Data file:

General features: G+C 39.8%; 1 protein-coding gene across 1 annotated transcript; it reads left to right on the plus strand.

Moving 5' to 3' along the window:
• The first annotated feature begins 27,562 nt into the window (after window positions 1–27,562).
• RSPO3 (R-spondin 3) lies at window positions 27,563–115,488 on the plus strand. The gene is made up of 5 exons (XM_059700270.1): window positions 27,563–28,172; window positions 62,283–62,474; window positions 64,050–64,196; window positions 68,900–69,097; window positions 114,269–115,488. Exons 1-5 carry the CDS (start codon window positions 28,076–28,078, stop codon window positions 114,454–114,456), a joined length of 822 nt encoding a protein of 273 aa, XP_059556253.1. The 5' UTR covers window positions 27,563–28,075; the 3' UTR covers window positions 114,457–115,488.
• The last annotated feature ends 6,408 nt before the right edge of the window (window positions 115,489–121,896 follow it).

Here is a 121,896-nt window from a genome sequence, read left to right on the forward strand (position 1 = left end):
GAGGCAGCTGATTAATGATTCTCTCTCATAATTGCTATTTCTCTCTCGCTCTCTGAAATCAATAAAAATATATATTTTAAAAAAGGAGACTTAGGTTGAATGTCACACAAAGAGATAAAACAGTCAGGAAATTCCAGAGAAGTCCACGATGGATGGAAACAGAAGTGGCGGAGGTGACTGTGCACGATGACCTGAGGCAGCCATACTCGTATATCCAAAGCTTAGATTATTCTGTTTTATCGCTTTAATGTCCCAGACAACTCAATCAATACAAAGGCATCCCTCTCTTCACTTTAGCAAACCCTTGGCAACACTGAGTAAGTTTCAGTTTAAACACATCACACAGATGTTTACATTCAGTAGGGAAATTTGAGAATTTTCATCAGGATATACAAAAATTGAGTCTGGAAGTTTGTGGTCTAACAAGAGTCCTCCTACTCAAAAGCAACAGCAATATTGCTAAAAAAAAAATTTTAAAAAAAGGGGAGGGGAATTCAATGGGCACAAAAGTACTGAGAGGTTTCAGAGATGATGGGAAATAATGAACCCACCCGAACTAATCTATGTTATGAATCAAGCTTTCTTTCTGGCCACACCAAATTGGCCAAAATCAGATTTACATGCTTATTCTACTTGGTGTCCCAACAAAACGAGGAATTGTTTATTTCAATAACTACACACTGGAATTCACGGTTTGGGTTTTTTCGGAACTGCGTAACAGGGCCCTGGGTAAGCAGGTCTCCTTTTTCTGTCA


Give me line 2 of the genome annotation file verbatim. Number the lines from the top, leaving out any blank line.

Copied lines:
Moving 5' to 3' along the window: